Guinness Multi-grain (%)

Guinness Multi-grain (weights)

Download the BreadStorm File Here.


Levain Directions

Mix all the Levain ingredients together for about 1 minute and cover with plastic wrap.  Let it sit at room temperature for around 7-8 hours or until the starter has doubled.  I usually do this the night before.

Either use in the main dough immediately or refrigerate for up to 1 day before using.

 Main Dough Procedure

Mix the flours, rye chops and most of the beer (hold back around 30 grams) together in your mixer or by hand until it just starts to come together, maybe about 1 minute.  Let it rest in your work bowl covered for 20-30 minutes.  Next add the salt, starter (cut into about 7-8 pieces), balsamic and maple syrup and mix on low for 1 minute.  Add the remainder of the beer and mix on low for 5 additional minutes.  Remove the dough from your bowl and place it in a lightly oiled bowl or work surface and do several stretch and folds.  Let it rest covered for 10-15 minutes and then do another stretch and fold.  Let it rest another 10-15 minutes and do one additional stretch and fold.  After a total of 2 hours place your covered bowl in the refrigerator and let it rest for 12 to 24 hours.

When you are ready to bake remove the bowl from the refrigerator and let it set out at room temperature still covered for 1.5 to 2 hours.  Remove the dough and shape as desired.   Place your dough into your proofing basket(s) and cover with a moist tea towel or plastic wrap sprayed with cooking spray.  The dough will take 1.5 to 2 hours depending on your room temperature.  Let the dough dictate when it is read to bake not the clock.

Around 45 minutes before ready to bake, pre-heat your oven to 550 degrees F. and prepare it for steam.  I have a heavy-duty baking pan on the bottom rack of my oven with 1 baking stone on above the pan and one on the top shelf.  I pour 1 cup of boiling water in the pan right after I place the dough in the oven.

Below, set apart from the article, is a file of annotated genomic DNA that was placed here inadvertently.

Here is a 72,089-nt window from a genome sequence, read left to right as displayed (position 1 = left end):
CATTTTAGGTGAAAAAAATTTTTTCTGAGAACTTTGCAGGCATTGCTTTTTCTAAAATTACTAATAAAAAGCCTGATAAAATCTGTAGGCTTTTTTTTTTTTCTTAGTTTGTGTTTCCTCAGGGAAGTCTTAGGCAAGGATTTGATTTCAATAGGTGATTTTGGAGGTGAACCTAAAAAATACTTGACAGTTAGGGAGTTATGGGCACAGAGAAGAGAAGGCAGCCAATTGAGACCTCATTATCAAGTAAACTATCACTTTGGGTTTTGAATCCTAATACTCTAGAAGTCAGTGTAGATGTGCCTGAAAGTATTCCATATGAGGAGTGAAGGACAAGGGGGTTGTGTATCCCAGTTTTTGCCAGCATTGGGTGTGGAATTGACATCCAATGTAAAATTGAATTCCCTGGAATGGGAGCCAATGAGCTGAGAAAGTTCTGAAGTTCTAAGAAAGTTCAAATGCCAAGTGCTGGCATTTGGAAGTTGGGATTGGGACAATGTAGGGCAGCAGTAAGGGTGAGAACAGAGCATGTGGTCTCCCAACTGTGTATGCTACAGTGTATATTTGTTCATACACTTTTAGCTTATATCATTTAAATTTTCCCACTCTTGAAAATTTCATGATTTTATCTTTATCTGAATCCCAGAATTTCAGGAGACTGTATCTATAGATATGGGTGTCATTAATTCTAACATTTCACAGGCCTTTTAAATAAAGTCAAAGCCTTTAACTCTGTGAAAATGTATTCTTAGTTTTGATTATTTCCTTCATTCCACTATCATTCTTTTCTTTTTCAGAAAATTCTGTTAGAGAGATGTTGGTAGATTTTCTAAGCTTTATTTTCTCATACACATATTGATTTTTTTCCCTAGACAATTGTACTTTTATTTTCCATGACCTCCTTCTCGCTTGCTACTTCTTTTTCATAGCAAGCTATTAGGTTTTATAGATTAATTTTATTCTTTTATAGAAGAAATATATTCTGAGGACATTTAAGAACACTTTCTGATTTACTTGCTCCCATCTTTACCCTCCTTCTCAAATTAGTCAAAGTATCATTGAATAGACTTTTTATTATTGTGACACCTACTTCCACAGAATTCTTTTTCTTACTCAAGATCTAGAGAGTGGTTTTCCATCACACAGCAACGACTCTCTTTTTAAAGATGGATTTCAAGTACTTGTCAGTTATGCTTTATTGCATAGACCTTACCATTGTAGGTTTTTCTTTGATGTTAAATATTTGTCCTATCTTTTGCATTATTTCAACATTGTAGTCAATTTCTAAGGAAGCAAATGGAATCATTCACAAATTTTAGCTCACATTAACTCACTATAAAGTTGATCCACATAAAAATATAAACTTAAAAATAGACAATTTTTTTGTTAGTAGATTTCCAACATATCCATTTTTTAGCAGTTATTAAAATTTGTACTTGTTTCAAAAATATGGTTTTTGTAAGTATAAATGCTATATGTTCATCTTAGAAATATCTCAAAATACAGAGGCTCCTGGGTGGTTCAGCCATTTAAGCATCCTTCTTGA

Right before you are ready to put them in the oven, score as desired and then add 1 cup of boiling water to your steam pan or follow your own steam procedure.

After 1 minute lower the temperature to 500 degrees and after another 3 minutes lower it to 450 degrees.  Bake for 25-35 minutes until the crust is nice and brown and the internal temperature of the bread is 210 degrees.

Take the bread out of the oven when done and let it cool on a bakers rack before for at least 2 hours before eating.


bread.on.beard's picture

Depth of Flavor question

I've been making sourdough bread for awhile.  I  think I may be at the end of the beginner's stage, as I know how to do the basics,  including:  how to use starter at various room temperatures, or chilled, or fresh, or not refreshed, or aged;  how to use starter to build levains, and pre-ferments; how to use white flours, and whole grain flours, and grains, and combinations of same;  how to retard dough at various times and temperatures, or using warmer temperatures; how to use different hydration percentages;  how to build dough in stages, and so on.  I preface my question this way to not come off as a novice, but, also, to not come off like I think I've tried everything.  Somewhere I read something like this:  "anyone can make good bread; we want to make GREAT bread."  So, that's me.  I can make OK to good bread.  I think I could make great bread, or at least bump it up to a consistently "really good bread" level.